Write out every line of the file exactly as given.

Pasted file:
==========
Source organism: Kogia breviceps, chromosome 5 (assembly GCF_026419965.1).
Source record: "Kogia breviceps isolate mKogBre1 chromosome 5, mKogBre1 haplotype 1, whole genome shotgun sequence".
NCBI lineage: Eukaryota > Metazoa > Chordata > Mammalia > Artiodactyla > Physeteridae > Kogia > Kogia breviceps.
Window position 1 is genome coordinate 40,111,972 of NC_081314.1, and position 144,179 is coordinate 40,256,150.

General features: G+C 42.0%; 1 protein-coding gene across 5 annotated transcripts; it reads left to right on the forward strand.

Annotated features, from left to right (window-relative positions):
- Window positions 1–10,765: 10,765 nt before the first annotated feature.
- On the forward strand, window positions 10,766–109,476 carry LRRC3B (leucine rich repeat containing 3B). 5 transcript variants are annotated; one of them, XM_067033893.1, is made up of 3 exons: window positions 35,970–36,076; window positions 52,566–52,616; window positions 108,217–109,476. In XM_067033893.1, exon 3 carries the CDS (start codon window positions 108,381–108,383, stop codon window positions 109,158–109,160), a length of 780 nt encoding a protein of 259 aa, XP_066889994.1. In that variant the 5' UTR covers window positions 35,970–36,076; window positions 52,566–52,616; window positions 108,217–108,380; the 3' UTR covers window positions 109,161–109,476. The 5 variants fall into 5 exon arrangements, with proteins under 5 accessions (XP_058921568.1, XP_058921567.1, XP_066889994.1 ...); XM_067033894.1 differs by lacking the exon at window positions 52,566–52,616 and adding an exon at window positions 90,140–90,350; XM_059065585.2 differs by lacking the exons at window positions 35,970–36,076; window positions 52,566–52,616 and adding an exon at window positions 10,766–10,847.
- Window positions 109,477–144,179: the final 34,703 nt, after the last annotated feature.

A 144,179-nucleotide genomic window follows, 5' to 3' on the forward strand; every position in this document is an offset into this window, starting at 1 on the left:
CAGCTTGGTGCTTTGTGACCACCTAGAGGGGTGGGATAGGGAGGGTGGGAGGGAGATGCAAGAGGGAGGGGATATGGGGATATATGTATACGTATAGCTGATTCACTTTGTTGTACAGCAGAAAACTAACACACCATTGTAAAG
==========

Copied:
Source organism: Kogia breviceps, chromosome 5 (assembly GCF_026419965.1).
Source record: "Kogia breviceps isolate mKogBre1 chromosome 5, mKogBre1 haplotype 1, whole genome shotgun sequence".
NCBI lineage: Eukaryota > Metazoa > Chordata > Mammalia > Artiodactyla > Physeteridae > Kogia > Kogia breviceps.
Window position 1 is genome coordinate 40,111,972 of NC_081314.1, and position 144,179 is coordinate 40,256,150.

General features: G+C 42.0%; 1 protein-coding gene across 5 annotated transcripts; it reads left to right on the forward strand.

Annotated features, from left to right (window-relative positions):
- Window positions 1–10,765: 10,765 nt before the first annotated feature.
- On the forward strand, window positions 10,766–109,476 carry LRRC3B (leucine rich repeat containing 3B). 5 transcript variants are annotated; one of them, XM_067033893.1, is made up of 3 exons: window positions 35,970–36,076; window positions 52,566–52,616; window positions 108,217–109,476. In XM_067033893.1, exon 3 carries the CDS (start codon window positions 108,381–108,383, stop codon window positions 109,158–109,160), a length of 780 nt encoding a protein of 259 aa, XP_066889994.1. In that variant the 5' UTR covers window positions 35,970–36,076; window positions 52,566–52,616; window positions 108,217–108,380; the 3' UTR covers window positions 109,161–109,476. The 5 variants fall into 5 exon arrangements, with proteins under 5 accessions (XP_058921568.1, XP_058921567.1, XP_066889994.1 ...); XM_067033894.1 differs by lacking the exon at window positions 52,566–52,616 and adding an exon at window positions 90,140–90,350; XM_059065585.2 differs by lacking the exons at window positions 35,970–36,076; window positions 52,566–52,616 and adding an exon at window positions 10,766–10,847.
- Window positions 109,477–144,179: the final 34,703 nt, after the last annotated feature.

A 144,179-nucleotide genomic window follows, 5' to 3' on the forward strand; every position in this document is an offset into this window, starting at 1 on the left:
CAGCTTGGTGCTTTGTGACCACCTAGAGGGGTGGGATAGGGAGGGTGGGAGGGAGATGCAAGAGGGAGGGGATATGGGGATATATGTATACGTATAGCTGATTCACTTTGTTGTACAGCAGAAAACTAACACACCATTGTAAAG